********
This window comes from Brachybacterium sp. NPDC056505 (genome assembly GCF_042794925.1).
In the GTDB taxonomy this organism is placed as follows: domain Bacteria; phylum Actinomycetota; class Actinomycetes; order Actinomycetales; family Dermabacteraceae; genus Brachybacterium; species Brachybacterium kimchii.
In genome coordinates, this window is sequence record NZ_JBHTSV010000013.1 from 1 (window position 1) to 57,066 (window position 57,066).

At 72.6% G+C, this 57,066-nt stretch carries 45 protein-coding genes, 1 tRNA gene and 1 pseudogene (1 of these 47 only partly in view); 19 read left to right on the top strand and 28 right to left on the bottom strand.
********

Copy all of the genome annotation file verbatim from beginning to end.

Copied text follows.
This window comes from Brachybacterium sp. NPDC056505 (genome assembly GCF_042794925.1).
In the GTDB taxonomy this organism is placed as follows: domain Bacteria; phylum Actinomycetota; class Actinomycetes; order Actinomycetales; family Dermabacteraceae; genus Brachybacterium; species Brachybacterium kimchii.
In genome coordinates, this window is sequence record NZ_JBHTSV010000013.1 from 1 (window position 1) to 57,066 (window position 57,066).

At 72.6% G+C, this 57,066-nt stretch carries 45 protein-coding genes, 1 tRNA gene and 1 pseudogene (1 of these 47 only partly in view); 19 read left to right on the top strand and 28 right to left on the bottom strand.